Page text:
Design, Setting, and Participants  In this case-control study conducted from 2008 to 2018 in sites in Germany, the United Kingdom, the United States, and Australia, blood DNA-methylation data from 2230 whole-blood samples from 6 independent cohorts comprising HC (1238 [55.5%]) and participants with schizophrenia (803 [36.0%]), bipolar disorder (39 [1.7%]), major depressive disorder 35 [1.6%]), and autism (27 [1.2%]), and first-degree relatives of all patient groups (88 [3.9%]) were analyzed. DNA-methylation data were further explored from 244 postmortem DLPFC samples from 136 HC and 108 patients with schizophrenia. Neuroimaging and genome-wide association data were available for 393 HC. The latter data was used to calculate a polygenic risk score (PRS) for schizophrenia. The data were analyzed in 2019.

Main Outcomes and Measures  The accuracy of schizophrenia control classification based on machine learning using epigenetic data; association of schizophrenia PMS scores with DLPFC-HC connectivity; and association of the interaction between PRS and PMS with DLPFC-HC connectivity.

Results  This study included 7488 participants (4395 men [58.7%]), of whom 3158 (2230 men [70.6%]) received a diagnosis of schizophrenia. The PMS signature was associated with schizophrenia across 3 independent data sets (area under the curve [AUC] from 0.69 to 0.78; P value from 0.049 to 1.24 × 10−7) and data from postmortem DLPFC samples (AUC = 0.63; P = 1.42 × 10−4), but not with major depressive disorder (AUC = 0.51; P = .16), autism (AUC = 0.53; P = .66), or bipolar disorder (AUC = 0.58; P = .21). Pathways contributing most to the classification included synaptic processes. Healthy controls with schizophrenia-like PMS showed significantly altered DLPFC-HC connectivity (validation methylation/magnetic resonance imaging, t < −3.81; P for familywise error, <.04; validation magnetic resonance imaging, t < −3.54; P for familywise error, <.02), mirroring the lack of functional decoupling in schizophrenia. There was no significant association of the interaction between PMS and PRS with DLPFC-HC connectivity (P > .19).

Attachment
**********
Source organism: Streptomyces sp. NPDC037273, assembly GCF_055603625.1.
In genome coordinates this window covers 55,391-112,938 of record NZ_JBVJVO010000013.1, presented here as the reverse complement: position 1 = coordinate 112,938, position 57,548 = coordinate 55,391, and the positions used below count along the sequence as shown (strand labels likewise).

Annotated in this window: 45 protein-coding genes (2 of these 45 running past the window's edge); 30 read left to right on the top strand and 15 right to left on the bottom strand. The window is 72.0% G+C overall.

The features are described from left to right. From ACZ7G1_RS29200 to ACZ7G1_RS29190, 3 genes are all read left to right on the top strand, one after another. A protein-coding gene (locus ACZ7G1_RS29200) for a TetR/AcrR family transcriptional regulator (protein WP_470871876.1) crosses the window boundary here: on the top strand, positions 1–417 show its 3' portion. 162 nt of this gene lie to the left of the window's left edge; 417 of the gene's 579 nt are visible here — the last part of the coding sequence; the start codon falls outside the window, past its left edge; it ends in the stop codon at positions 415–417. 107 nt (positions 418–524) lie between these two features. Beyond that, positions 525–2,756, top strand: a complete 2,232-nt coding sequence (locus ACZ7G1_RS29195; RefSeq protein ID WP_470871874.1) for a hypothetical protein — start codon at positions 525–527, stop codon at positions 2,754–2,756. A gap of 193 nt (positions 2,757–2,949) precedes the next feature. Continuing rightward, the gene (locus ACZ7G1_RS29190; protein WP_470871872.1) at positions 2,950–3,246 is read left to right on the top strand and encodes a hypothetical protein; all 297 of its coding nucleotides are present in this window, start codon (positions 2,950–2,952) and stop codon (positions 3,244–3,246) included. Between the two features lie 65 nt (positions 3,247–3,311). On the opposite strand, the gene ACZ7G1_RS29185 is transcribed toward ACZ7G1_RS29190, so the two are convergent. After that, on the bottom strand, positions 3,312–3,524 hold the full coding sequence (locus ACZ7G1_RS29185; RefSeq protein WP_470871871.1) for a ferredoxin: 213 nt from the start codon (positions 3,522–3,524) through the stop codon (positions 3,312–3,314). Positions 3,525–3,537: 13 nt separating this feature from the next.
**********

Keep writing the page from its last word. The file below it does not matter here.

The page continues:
Conclusions and Relevance  We identified a reproducible blood DNA-methylation signature specific for schizophrenia that was correlated with altered functional DLPFC-HC coupling during working memory and mapped to methylation differences found in DLPFC postmortem samples. This indicates a possible epigenetic contribution to a schizophrenia intermediate phenotype and suggests that PMS could be of interest to be studied in the context of multimodal biomarkers for disease stratification and treatment personalization.

Limit 200 characters
Limit 25 characters
Conflicts of Interest Disclosure

Identify all potential conflicts of interest that might be relevant to your comment.

Conflicts of interest comprise financial interests, activities, and relationships within the past 3 years including but not limited to employment, affiliation, grants or funding, consultancies, honoraria or payment, speaker's bureaus, stock ownership or options, expert testimony, royalties, donation of medical equipment, or patents planned, pending, or issued.

Err on the side of full disclosure.

If you have no conflicts of interest, check "No potential conflicts of interest" in the box below. The information will be posted with your response.

Not all submitted comments are published. Please see our commenting policy for details.

Limit 140 characters
Limit 3600 characters or approximately 600 words